Longitudinal Subphenotypes of Urinary Symptoms in Type I Diabetes
Lower urinary tract symptoms (LUTS) in men and urinary incontinence (UI) in women are dynamic conditions with numerous factors contributing to risk and progression. Understanding of natural history of urinary symptoms in diabetes is limited. We describe factors influencing the long-term trajectory of LUTS in men and UI in women with type 1 diabetes (T1DM) using non-parametric statistical methods.
Longitudinal data from 565 men and 523 women in the Epidemiology of Diabetes Interventions and Complications (EDIC) study were used to define LUTS/UI annually over 5 years. Trajectories were identified using a k-means clustering approach on the American Urological Association Symptom Index (AUASI) in men and Sandvik Severity Index in women. Subphenotypes were selected based on cluster quality metrics. A multinomial random forest model was fit to predict subphenotype assignment using information from baseline. Factors associated with LUTS/UI trajectory were identified by permuting each predictor and assessing change in accuracy as compared to the non-permuted data using the fitted model.
At baseline, mean age was 51.0 (SD 6.4) and 50.1 (SD 7.0) in men and women, respectively. 27.5% of men reported moderate/severe LUTS and 28.7% of women moderate/severe UI. We identified 3 subphenotypes for UI among women and 4 for LUTS among men (Figure 1A, 1B). Subphenotypes D in men and C in women demonstrate a deterioration of function over time in contradistinction to stable patterns and low/moderate severity in other clusters. The classification model achieved a multiclass area-under-the-curve (AUC) of 0.65 for AUASI and 0.61 for Sandvik using 10-fold cross-validation. Based on permutation importance (Figure 1C, 1D), key predictors were age (p = 0.002) and autonomic dysfunction (p < 0.001) for LUTS trajectory and BMI (p = 0.02) for UI.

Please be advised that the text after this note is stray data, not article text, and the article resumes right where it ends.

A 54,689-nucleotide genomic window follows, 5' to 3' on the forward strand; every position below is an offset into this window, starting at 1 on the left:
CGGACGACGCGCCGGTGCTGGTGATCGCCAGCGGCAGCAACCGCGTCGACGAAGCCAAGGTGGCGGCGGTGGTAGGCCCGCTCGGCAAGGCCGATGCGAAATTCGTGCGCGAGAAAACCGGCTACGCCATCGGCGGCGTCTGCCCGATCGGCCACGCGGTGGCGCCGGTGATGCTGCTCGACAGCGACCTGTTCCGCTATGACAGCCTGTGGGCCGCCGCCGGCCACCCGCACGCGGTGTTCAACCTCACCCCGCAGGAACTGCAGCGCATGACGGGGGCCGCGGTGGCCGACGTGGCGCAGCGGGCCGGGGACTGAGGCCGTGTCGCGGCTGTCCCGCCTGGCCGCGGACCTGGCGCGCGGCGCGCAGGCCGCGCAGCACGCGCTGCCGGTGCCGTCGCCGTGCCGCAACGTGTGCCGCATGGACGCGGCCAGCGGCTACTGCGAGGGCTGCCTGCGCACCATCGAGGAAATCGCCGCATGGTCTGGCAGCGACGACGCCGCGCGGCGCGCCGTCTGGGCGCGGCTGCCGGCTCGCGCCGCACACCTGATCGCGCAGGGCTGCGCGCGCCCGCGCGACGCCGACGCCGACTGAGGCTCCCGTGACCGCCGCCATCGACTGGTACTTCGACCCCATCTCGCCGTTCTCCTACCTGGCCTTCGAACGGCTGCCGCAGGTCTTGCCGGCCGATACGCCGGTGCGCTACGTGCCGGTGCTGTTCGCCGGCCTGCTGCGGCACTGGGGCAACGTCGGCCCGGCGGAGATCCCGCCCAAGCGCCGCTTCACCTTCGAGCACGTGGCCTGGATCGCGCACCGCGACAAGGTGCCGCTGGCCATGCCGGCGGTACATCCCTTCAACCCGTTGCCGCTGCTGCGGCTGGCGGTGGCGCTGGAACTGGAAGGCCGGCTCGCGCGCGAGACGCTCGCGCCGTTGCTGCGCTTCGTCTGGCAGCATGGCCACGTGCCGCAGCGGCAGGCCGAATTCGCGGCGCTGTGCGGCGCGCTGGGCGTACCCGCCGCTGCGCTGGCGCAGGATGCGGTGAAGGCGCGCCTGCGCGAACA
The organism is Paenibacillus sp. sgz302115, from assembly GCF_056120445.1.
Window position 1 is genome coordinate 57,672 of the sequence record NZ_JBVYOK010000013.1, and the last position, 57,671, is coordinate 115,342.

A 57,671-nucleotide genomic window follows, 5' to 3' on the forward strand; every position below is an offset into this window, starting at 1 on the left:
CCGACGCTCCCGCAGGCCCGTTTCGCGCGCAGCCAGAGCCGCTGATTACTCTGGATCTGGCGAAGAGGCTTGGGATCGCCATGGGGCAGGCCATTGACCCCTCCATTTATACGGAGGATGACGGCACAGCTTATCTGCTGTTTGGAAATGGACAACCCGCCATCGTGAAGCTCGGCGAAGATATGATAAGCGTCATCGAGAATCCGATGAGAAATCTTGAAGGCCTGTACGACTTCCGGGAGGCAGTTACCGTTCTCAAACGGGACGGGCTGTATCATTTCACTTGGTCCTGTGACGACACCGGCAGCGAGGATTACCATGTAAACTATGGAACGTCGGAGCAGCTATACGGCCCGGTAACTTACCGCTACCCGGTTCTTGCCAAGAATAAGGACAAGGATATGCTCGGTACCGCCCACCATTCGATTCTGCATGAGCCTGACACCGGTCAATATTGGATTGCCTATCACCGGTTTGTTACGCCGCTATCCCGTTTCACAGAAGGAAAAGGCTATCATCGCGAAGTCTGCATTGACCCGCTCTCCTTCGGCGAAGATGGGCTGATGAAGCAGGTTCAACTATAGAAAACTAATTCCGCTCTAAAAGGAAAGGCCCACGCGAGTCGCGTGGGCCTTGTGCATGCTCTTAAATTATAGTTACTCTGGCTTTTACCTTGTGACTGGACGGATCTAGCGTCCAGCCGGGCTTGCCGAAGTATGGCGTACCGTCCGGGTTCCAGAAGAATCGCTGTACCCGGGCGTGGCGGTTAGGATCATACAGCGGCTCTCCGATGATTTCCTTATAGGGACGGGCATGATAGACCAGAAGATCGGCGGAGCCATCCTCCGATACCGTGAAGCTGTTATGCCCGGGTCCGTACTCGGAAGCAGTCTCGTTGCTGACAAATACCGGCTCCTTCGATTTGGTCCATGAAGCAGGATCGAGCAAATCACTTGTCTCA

LUTS/UI are prevalent complications in men and women with T1DM. A limited number of factors were identified in delineating subphenotypes of LUTS/UI. These data may be relevant to future investigations of mechanisms for distinct endotypes of LUTS/UI, as well as candidates for interventions targeting metabolic factors contributing to variation in symptoms.
Funding: K12 DK111011 and R01 DK083927 from the National Institute of Diabetes and Digestive and Kidney Disease.